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I'm looking for a phrase or word that has a meaning similar to rearranging chairs on the Titanic, but means that it's a lot of effort for a small improvement on something that's already working well. Maybe it helps, but it probably doesn't matter. Any good ready-made ones?

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    Not quite what you want, but "gilding the lily" comes to mind. – Dan Bron May 7 '15 at 0:56
  • law of diminishing returns – Matt Gutting May 7 '15 at 1:05
  • Gilding the lily is very close, which explains why "polishing a..." keeps popping into my head. Diminishing returns is much more practical. Thank you. – bokomaru May 7 '15 at 2:28
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    "Like rearranging deck chairs on the Enola Gay." – Robusto May 7 '15 at 2:30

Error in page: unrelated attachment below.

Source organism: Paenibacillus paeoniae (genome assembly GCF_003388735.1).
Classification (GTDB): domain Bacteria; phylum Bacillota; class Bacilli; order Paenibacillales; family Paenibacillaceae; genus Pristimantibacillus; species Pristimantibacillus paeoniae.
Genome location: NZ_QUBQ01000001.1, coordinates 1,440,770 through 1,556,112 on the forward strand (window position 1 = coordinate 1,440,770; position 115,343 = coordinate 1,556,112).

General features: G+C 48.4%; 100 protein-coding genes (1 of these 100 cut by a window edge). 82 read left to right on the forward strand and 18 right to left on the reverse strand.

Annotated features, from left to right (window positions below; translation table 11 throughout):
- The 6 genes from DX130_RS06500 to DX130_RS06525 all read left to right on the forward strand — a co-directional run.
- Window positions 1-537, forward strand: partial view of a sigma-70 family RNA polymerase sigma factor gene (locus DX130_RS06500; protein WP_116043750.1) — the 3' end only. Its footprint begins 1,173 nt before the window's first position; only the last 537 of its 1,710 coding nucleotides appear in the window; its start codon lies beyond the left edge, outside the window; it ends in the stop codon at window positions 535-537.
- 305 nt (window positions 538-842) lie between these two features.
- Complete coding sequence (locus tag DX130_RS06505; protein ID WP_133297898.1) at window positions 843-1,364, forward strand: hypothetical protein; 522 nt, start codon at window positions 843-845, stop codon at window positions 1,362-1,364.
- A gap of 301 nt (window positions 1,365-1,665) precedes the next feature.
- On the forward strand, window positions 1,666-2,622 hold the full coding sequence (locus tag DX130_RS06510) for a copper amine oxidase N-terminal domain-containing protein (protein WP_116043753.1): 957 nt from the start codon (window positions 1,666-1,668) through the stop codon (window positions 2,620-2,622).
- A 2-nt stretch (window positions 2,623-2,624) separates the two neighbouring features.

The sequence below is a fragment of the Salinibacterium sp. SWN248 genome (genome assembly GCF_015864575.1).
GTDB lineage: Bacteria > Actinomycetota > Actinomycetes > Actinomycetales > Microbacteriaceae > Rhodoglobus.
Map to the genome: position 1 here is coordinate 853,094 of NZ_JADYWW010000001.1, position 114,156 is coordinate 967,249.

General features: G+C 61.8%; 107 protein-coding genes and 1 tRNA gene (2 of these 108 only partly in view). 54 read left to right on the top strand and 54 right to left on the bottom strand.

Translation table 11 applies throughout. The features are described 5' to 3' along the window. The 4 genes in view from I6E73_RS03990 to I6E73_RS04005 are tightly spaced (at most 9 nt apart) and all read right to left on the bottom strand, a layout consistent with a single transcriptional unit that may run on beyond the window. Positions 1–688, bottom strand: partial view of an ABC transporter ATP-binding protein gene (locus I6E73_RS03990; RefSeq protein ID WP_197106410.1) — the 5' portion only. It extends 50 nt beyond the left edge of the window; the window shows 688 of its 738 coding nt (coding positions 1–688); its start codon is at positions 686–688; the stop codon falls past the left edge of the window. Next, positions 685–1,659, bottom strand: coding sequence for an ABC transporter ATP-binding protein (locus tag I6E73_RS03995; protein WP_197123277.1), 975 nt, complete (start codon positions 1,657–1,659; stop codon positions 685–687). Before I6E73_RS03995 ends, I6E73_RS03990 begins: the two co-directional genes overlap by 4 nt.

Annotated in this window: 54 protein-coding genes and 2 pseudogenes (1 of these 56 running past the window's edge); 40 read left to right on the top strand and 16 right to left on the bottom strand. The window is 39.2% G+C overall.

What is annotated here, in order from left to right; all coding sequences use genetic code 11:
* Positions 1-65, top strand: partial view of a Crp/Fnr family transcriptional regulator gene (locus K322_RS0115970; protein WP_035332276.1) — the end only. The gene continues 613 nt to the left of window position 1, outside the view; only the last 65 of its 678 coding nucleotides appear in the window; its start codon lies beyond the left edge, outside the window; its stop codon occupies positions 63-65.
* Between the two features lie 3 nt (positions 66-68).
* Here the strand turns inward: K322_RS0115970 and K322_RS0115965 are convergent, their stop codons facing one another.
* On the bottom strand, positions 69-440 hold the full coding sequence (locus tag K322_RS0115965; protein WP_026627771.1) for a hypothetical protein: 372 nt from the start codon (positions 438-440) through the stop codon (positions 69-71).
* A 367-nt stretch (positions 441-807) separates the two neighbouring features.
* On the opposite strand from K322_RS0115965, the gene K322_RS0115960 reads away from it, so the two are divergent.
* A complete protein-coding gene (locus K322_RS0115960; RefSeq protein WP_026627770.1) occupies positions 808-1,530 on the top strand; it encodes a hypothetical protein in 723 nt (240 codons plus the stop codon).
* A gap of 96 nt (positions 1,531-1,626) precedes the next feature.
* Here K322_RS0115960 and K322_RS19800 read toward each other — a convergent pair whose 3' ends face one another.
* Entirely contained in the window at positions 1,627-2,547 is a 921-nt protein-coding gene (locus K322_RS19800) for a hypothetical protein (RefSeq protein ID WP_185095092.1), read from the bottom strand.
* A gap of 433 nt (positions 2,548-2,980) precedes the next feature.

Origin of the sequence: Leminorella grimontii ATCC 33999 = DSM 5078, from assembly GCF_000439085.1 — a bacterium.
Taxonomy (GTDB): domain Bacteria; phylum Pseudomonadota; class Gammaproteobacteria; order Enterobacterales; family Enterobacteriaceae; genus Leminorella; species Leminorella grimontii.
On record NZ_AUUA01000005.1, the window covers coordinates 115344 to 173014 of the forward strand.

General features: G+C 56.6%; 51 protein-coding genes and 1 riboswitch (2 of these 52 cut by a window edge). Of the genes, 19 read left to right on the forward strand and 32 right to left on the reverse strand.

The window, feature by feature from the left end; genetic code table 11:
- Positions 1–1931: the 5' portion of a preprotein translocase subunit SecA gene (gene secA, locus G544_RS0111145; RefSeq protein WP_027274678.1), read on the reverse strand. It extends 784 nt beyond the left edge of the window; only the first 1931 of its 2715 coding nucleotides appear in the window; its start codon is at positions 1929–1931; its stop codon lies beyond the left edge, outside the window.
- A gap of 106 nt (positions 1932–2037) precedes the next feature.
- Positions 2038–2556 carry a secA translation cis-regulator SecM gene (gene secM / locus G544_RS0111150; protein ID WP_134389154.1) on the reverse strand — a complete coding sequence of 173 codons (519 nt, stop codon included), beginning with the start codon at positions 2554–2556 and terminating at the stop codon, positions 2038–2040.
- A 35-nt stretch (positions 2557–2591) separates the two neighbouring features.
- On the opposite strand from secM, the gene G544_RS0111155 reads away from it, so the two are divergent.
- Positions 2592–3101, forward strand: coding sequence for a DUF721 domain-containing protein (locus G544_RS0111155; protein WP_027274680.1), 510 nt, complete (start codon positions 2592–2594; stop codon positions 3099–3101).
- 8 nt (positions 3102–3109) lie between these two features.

• There's a phrase like putting lipstick on the Mona Lisa but the connotation is more that in trying to improve something near perfect, you've actually lessened it. – Neil W May 7 '15 at 5:30
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bikeshedding

In software development, bikeshedding is an activity that draws focus away from more legitimate concerns to focus on trivial issues that probably don't matter. The word comes from the idea of people building a perfectly functional building, and then arguing over what color they should paint the bikeshed. There are probably bigger things to worry about, and the building, and bikeshed, will be no worse off whatever color the bikeshed is eventually painted.

http://en.wikipedia.org/wiki/Parkinson%27s_law_of_triviality

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